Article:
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RAMSTEIN, Germany

Ramstein’s Sierra Stayberg realizes you can’t win them all.

But she and her Lady Royals teammates have made the case over the past couple of seasons that you can come awfully close.

Last year, Stayberg played leadership roles as the Lady Royals posted unbeaten volleyball and basketball seasons.

This year, Stayberg, now a 17-year-old senior, and her Ramstein cohorts lost one volleyball match, the team’s only defeat in three seasons, and Tuesday night won its first basketball game of the new season, 62-57 in overtime over Baumholder.

With all those wins, is the thrill of victory gone for Stayberg?

“Winning’s always fun,” the 2007 All-Europe volleyball and basketball player said before basketball practice last week.

And losing once every 1,000 days or so?

“It was hard to deal with,” she said of that volleyball loss.

“But this year we had an all-new team. The streak belonged to another team.”

Ramstein has a new team playing basketball, too. The Lady Royals lost four seniors, including All-Europeans Kendra Lenoir, Kaylen Bannister and Crystal Richardson, and another starter when Lisa Domingo transferred to Kaiserslautern.

In light of those changes, Stayberg’s prepared for a few ups and downs.

“This year is a building season,” Stayberg said of the prospects for Ramstein’s hoops team.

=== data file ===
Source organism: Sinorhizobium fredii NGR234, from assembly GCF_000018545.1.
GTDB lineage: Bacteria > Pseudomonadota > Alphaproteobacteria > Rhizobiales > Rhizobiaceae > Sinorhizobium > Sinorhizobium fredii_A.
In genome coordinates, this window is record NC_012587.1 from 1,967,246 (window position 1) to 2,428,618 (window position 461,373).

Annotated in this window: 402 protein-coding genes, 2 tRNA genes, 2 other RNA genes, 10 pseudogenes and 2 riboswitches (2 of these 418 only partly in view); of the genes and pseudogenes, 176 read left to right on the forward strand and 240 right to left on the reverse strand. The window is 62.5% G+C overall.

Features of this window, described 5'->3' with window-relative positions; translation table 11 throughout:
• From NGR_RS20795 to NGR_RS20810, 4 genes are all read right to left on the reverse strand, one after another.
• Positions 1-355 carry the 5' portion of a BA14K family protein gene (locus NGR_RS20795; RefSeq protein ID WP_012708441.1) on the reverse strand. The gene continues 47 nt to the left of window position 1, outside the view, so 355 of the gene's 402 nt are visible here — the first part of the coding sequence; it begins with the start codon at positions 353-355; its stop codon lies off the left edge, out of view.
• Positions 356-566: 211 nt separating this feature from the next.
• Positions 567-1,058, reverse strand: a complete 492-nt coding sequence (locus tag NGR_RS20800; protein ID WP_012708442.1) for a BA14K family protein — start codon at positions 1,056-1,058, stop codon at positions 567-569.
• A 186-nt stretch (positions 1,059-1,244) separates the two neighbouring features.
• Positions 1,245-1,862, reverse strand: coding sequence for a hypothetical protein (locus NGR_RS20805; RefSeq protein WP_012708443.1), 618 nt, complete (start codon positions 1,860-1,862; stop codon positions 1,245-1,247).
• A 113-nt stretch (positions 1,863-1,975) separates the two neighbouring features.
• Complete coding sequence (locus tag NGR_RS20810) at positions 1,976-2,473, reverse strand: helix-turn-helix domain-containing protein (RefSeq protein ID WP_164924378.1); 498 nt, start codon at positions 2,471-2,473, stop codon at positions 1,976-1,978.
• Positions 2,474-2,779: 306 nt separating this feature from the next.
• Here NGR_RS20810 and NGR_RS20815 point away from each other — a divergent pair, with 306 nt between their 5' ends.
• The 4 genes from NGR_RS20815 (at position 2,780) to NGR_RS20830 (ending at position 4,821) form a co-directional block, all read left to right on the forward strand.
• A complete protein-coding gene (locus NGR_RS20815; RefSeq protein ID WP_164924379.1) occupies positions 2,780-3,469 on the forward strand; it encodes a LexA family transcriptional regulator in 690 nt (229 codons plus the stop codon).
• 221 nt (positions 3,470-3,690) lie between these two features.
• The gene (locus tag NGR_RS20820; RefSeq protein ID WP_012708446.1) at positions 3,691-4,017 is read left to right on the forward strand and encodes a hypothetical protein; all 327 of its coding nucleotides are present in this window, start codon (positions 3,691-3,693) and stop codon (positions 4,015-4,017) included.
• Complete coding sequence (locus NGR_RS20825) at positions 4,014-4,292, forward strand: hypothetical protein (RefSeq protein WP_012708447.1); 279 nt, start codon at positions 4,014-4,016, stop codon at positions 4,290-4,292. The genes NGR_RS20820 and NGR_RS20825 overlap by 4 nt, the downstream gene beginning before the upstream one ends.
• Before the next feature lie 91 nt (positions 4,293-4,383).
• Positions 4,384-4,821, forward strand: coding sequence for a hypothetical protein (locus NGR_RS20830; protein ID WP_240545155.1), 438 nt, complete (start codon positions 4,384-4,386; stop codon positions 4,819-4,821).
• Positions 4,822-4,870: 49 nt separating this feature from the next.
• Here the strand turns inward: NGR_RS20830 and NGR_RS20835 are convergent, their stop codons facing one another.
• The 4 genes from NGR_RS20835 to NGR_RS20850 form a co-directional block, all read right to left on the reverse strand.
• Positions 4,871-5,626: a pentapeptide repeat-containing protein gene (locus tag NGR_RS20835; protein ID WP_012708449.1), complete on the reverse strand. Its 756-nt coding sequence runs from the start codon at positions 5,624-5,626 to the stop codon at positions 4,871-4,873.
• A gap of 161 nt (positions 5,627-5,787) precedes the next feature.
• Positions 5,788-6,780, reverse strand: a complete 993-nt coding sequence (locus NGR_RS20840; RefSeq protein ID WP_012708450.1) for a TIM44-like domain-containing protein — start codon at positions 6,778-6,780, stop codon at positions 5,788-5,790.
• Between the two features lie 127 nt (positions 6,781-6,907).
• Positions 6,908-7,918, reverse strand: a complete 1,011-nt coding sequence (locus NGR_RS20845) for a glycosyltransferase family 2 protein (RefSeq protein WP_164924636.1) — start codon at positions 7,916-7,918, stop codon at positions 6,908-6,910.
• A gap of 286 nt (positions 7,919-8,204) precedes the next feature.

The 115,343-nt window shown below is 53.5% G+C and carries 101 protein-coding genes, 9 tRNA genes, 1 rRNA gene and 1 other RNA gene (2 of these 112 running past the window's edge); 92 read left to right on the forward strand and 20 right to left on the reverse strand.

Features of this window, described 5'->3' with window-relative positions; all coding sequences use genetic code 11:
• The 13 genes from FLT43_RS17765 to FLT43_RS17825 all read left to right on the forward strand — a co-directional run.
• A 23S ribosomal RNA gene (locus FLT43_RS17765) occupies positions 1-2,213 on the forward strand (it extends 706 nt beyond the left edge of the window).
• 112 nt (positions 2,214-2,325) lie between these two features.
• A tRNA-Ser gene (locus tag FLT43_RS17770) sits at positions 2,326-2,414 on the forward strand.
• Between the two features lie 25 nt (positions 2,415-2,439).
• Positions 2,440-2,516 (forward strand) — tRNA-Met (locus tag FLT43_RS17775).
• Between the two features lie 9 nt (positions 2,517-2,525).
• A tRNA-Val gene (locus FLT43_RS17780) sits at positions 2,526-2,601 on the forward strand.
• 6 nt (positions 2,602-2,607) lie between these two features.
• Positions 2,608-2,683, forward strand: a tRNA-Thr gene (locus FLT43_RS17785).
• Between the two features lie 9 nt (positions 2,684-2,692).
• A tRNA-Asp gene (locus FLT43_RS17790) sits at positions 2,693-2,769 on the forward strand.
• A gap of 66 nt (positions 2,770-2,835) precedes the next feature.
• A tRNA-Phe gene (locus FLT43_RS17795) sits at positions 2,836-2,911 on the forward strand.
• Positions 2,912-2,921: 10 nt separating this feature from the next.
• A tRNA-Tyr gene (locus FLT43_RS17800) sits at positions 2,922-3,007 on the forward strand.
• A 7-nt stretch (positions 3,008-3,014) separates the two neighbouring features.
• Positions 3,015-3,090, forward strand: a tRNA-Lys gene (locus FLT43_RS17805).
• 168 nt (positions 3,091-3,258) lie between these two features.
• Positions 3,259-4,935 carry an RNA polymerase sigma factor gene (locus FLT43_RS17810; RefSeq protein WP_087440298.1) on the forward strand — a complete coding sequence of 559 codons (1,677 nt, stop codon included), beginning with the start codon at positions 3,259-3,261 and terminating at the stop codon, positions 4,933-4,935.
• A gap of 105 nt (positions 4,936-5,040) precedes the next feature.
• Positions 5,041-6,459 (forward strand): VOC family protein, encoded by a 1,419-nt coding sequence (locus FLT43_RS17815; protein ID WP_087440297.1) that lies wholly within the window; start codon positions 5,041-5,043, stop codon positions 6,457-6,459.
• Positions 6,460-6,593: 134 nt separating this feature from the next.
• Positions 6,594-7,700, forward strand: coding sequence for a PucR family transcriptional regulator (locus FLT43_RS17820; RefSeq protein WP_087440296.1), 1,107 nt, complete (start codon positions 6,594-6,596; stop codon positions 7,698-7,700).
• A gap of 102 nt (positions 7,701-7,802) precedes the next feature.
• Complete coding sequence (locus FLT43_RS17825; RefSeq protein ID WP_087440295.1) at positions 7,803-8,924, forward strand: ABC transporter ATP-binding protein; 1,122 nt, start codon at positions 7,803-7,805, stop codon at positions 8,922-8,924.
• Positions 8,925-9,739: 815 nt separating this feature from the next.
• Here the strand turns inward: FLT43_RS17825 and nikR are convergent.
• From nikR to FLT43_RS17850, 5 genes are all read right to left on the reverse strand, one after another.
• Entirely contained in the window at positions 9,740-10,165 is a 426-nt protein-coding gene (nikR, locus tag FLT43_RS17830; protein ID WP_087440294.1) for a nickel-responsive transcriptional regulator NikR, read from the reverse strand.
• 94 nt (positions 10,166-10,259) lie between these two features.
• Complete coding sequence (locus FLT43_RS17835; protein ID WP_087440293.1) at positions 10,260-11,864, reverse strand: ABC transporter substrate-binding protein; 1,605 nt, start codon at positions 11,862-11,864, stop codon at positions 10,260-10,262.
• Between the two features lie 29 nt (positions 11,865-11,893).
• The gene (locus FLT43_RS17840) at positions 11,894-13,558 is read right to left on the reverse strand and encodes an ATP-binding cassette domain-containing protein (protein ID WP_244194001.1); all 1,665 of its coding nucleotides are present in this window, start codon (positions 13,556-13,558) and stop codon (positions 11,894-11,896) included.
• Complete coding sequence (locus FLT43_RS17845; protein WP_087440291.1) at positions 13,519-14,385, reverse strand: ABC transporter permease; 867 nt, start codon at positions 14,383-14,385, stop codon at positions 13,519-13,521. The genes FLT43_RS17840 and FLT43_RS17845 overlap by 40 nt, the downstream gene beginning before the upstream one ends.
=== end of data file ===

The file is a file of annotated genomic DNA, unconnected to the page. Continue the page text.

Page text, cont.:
“It’s a different type of challenge. A lot of them are really young, but by next year they’re going to be great.”

Stayberg already is, according to Lady Royals basketball coach Kent Grosshuesch.

“She’s everything for us,” he said. “She penetrates. She has a great outside shot. She’s the best point guard in Europe.”

The 5-foot, 3-inch Stayberg put it another way.

“I love driving, feeling that no one can stop you, or shooting a jump shot from my spot,” she said. “I almost smile when I get there because I know we’re going to get two points.”

Ability like that, combined with her leadership skills, should ease a few growing pains this season.

“She’s better than just a coach on the floor,” Grosshuesch said Tuesday. “She’s like a coach in practice, too. All our young players look to her for guidance.”

That’s fine with Stayberg.

“They’re not hearing it from someone who hasn’t been through it,” she said. “My first year on the varsity, we were the same way. I know exactly what they feel like.”

Stayberg, who averaged seven points, seven rebounds and three assists per game last season and had eight of each Tuesday night, might be unstoppable on the basketball court, but she feels her athletic future lies in volleyball. She currently plays in a German league, honing the defensive skills her libero position values above all others.

“Germans hit a lot harder, and the German girls have been playing the game longer than most Americans,” she said. “The Americans generally hit the ball to the same place, and you can anticipate it. The Germans can angle their bodies and disguise where they’re going to hit it. I get most of my floor burns against Germans.”

Look on those burns, however, as dues being paid for the future.

“Libero is a relatively new position,” she said as she looks forward to college. “It’s the perfect time for me to capitalize on playing the position.”

Capitalizing on opportunities is a specialty for Stayberg, who in addition to her dual-national, dual-sport athletic career carries a 3.81 GPA while taking two advanced placement courses and serving as student council president. It’s a pace she’s unlikely to slacken until she graduates, with sorrow, in June.

“It’ll be kind of sad,” she said of moving on. “I’ve always been a Royal. I’m lucky to have been here all four years.”

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